Thursday, January 05, 2006

Is a Ferret a State Animal?

Second graders at our local elementary school are required to do a project on an animal (apparently this also includes reptiles, birds, and insects) native to our state. As loosely as this "teacher" defines "animal," the project still continues to befuddle parents every year.

"I need a book on a State Animal. Can you show me where the State Animal books are?"

"I can show you where the animal books are . . . it will be up to you to determine whether or not they are from this state."

. . . seeing as how just telling you which animals are State Animals would be doing the project for you.


However, one grandma's solution takes the cake of all State Animal stories. After telling her several times that I wouldn't be able to determine for her which animals were state animals, she finally agreed to let me take her to the animal books, her grandson in tow. I gave her a brief tour of the area: fish, mammals, birds, bugs. And then I left her there.

Fifteen minutes later she returns to the desk and asks:

"Would a ferret be considered a State Animal? People keep ferrets as pets. Would that count?"

After I had left her in the 590's with the animal books, somehow she migrated to the 630's (an entire two stacks over) to the pet books!

"The only person who can make that determination is the teacher. So you'd have to ask her."

"But do you think it would count?"

Are people really so brain dead that they are unable to make a simple common sense determination for a second grade school project? And why is she doing the project in the first place? Why doesn't she let him make the decision? How much is he really learning at this rate?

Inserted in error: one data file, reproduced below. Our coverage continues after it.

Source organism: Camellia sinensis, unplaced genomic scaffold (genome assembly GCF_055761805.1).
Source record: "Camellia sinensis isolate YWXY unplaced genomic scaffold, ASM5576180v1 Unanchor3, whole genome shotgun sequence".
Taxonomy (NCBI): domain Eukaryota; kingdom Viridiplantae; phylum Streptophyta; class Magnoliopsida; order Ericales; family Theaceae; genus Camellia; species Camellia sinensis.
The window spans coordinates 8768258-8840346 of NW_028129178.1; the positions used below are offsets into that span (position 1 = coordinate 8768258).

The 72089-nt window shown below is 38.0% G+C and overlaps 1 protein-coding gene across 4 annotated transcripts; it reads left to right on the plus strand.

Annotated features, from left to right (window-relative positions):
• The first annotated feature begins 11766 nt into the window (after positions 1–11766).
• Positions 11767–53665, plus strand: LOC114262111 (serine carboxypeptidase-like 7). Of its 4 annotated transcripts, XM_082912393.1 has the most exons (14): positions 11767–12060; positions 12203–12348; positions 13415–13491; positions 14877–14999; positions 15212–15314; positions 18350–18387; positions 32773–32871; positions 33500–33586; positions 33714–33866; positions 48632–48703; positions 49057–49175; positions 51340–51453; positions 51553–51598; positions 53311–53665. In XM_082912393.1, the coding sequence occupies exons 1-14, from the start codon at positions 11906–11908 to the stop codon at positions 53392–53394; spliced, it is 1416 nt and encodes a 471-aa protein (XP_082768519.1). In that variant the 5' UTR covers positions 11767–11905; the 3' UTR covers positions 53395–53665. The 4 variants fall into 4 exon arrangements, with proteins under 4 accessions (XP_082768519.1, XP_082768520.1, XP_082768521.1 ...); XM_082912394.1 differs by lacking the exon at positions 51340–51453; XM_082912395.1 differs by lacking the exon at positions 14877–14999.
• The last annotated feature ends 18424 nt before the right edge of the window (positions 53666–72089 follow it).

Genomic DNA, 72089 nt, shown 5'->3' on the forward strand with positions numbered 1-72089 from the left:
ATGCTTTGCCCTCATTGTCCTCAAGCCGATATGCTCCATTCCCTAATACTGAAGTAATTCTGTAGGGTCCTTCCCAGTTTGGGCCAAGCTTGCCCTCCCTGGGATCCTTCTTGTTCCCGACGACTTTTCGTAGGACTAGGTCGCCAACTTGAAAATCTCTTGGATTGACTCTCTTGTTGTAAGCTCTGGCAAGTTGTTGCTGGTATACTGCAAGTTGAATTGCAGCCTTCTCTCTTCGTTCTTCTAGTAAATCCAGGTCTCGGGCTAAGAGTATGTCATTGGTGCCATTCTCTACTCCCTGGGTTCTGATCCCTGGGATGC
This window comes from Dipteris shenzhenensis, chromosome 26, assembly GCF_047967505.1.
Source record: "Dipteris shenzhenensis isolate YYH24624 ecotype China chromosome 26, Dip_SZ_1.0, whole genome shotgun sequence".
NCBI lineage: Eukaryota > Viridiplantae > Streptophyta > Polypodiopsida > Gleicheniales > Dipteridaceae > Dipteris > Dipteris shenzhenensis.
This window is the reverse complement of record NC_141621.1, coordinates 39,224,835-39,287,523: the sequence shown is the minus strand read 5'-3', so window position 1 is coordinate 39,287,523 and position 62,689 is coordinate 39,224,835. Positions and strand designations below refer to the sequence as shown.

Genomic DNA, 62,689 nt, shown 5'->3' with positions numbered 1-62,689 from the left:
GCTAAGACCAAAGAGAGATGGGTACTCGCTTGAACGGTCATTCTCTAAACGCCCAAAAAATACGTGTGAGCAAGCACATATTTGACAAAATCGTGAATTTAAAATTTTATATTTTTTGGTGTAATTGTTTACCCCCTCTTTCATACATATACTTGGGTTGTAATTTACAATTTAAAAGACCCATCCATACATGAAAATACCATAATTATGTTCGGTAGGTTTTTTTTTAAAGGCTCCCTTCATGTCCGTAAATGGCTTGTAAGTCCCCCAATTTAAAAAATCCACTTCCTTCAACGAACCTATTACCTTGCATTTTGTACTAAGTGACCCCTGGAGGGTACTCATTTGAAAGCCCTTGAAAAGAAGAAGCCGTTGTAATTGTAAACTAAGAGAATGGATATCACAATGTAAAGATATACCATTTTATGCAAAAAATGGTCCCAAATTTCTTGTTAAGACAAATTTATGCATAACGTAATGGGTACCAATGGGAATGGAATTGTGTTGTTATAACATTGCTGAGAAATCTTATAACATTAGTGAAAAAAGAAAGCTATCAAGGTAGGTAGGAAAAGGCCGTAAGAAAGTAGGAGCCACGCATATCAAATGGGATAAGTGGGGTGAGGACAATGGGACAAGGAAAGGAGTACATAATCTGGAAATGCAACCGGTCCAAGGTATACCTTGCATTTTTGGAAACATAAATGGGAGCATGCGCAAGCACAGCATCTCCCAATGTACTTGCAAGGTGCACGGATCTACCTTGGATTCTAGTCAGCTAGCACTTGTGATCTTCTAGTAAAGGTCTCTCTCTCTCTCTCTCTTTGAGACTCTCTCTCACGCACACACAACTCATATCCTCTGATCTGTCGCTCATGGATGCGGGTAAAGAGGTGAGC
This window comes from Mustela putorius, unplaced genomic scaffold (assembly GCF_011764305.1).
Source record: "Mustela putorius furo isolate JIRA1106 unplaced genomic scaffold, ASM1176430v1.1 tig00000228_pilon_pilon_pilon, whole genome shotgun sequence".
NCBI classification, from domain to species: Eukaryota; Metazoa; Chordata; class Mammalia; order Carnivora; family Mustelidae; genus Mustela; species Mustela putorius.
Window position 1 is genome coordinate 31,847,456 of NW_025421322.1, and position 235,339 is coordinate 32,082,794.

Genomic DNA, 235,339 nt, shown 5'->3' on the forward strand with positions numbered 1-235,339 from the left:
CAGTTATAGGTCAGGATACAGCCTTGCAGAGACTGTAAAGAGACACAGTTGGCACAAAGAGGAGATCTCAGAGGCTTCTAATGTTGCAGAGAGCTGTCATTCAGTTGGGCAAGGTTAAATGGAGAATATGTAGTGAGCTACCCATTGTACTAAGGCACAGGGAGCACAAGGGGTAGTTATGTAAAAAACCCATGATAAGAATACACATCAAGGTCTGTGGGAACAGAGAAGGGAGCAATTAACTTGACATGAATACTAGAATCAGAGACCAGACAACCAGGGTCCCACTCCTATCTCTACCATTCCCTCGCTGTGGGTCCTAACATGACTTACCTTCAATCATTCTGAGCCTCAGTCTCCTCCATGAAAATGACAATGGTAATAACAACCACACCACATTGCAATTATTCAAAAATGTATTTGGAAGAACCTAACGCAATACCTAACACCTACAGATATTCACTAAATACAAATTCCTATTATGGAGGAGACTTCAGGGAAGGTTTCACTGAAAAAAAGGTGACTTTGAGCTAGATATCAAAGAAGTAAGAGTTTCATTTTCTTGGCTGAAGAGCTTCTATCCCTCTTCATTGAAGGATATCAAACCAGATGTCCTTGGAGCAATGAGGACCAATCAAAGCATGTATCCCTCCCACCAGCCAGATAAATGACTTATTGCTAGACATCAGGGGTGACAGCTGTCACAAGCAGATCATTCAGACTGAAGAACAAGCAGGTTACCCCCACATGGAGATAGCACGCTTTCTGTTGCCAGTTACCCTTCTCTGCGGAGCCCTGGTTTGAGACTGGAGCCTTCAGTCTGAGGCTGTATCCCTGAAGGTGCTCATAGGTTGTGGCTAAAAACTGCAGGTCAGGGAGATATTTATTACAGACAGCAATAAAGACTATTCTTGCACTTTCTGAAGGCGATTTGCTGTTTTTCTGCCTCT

It's not in my job description to do someone else's homework, or think for someone who refuses to use their own brain. If the public wants me to think for them, then I should, by right, also get to vote for them! Go tax levy!

4 Comments:

At 6:56 PM, Blogger DaftLadybird said...

So, what's the answer?

 
At 10:27 PM, Blogger Happy Villain said...

Sure: State of Confusion.

 
At 10:24 AM, Blogger NonAnon said...

"Yes, of Puerto Rico, which became a state in 2003. Tell your grandchild to write exactly that...they'll get a really good grade."

I cannot STAND the parents who do their kids' homework, asking questions at the desk while the kid stands around not listening, and not helping, only offering clarifications or gems like, "No, Mom, my report is on colonial America, not revolutionary America, god, DUH!," after which the mother whispers, "Um, I guess she needs books on colonial America..." So, so painful.

 
At 3:58 AM, Blogger Simon Chamberlain said...

I used to work for the library in a small government agency. I'd get kids emailing me lists of questions to answer - they'd literally take the questions their teacher asked them, and just email them to me (so it would include questions like "what do you think of this?"). Most of the answers were easily available on our website anyway.

I had a discussion with a teacher who claimed that, in doing this, the kids were learning research skills, because they were learning to ask me the questions.

I'd always thought research skills meant learning how to find something yourself, but what do I know. It's not like I had any real research to do for our agencies scientists and policy workers, anyway....

 

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